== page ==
With the constant expression of feminism in this day and age, it is worth considering the case of McGee v Attorney General to investigate the true intention behind the seemingly revolutionary case which supposedly forwarded women’s rights in Ireland via the Constitution.

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With the recent Ryanair case, one might wonder why the legal right to strike was seemingly shut down in one case and welcomed in another, identical one.

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Self care advice for college students

Self care advice for college students

Starting college is both an exciting and frightening time. For some people, it’s their first taste of freedom away from home, and for others, it’s a fresh new start. College is a time of self discovery and this can be quite intimidating. Freshers’ Week can be overwhelming at times. With many societies and events happening at once, it can feel like you have to go to every event in order for you to have a fulfilling Freshers’ Week. But once it’s over, you can be left feeling unsure. It is very easy to get lost in the hustle and bustle and end up burning yourself out by trying to do as much as you can. But it’s important to look after your mental, physical and emotional health.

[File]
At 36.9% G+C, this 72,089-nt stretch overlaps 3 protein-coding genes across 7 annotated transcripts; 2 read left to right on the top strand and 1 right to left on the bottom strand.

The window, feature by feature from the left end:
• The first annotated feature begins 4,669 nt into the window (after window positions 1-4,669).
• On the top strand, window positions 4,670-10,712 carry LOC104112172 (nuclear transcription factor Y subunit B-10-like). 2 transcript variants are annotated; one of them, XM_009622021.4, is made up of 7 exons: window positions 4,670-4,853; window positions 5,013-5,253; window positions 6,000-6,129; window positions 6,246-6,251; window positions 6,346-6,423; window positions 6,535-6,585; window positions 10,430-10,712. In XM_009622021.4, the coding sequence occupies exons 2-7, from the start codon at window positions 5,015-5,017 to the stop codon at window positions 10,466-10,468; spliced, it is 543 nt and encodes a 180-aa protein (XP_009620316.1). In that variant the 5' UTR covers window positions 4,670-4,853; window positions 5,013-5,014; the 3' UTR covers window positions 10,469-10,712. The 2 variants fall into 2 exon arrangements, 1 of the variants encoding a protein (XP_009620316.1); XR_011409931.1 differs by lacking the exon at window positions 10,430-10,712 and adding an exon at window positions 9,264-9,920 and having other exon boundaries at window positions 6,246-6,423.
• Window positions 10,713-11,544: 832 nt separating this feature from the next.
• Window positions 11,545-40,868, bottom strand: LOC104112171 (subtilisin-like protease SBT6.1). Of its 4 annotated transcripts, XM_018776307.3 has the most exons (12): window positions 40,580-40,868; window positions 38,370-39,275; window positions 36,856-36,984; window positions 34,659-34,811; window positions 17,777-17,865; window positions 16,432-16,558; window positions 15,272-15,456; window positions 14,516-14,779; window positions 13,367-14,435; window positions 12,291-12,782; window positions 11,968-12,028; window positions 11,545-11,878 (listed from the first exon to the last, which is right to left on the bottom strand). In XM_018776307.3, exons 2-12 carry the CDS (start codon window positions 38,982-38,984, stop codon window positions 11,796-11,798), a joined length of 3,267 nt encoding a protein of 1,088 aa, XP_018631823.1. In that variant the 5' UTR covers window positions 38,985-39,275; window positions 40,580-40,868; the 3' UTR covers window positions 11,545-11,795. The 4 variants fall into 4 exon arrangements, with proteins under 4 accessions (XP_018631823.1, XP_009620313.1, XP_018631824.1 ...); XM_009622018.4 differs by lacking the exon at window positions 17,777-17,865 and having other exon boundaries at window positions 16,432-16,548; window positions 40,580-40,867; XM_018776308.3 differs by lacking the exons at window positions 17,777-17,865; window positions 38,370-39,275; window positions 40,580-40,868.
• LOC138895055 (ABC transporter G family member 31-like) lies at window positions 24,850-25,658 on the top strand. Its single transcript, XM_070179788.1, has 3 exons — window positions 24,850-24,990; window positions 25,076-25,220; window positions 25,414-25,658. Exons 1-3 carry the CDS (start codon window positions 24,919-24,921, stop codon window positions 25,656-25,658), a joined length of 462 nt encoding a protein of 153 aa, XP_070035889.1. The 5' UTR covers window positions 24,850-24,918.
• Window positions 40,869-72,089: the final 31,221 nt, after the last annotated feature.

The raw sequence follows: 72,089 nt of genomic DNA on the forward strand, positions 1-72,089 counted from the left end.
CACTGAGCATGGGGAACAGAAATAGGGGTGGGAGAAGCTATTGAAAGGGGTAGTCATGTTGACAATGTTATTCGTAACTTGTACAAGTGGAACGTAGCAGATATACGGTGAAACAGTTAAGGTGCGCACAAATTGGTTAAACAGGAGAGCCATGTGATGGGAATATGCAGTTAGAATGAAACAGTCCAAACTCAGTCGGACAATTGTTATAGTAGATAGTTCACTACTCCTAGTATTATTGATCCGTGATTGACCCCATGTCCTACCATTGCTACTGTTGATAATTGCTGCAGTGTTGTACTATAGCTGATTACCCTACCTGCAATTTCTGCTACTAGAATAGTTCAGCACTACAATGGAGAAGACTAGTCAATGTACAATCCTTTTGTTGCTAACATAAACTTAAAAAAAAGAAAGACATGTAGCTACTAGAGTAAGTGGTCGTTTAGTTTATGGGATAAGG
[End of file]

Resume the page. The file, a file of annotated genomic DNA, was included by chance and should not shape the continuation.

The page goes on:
The first thing is to figure out what services are available for you. If you have a disability, set up a meeting with the disability service and find out what facilities they offer. During my time in college, I found the disability service to be a huge help with my transition from secondary school to university. College can be difficult for everyone but it can be even trickier when you’re disabled and it’s good to know what services you have to help you along the way. Services disabled students might be entitled to are exam accommodation, occupational therapy, assistive technology, etc. Even if you think you won’t need any support, it’s good to have a relationship with the disability service – just in case you’ll need to use it in the future. There are also supports that are open to all students, which may include counselling, peer support, tutors and accommodation. You should familiarise yourself with the supports you have available to you to help you when you need it.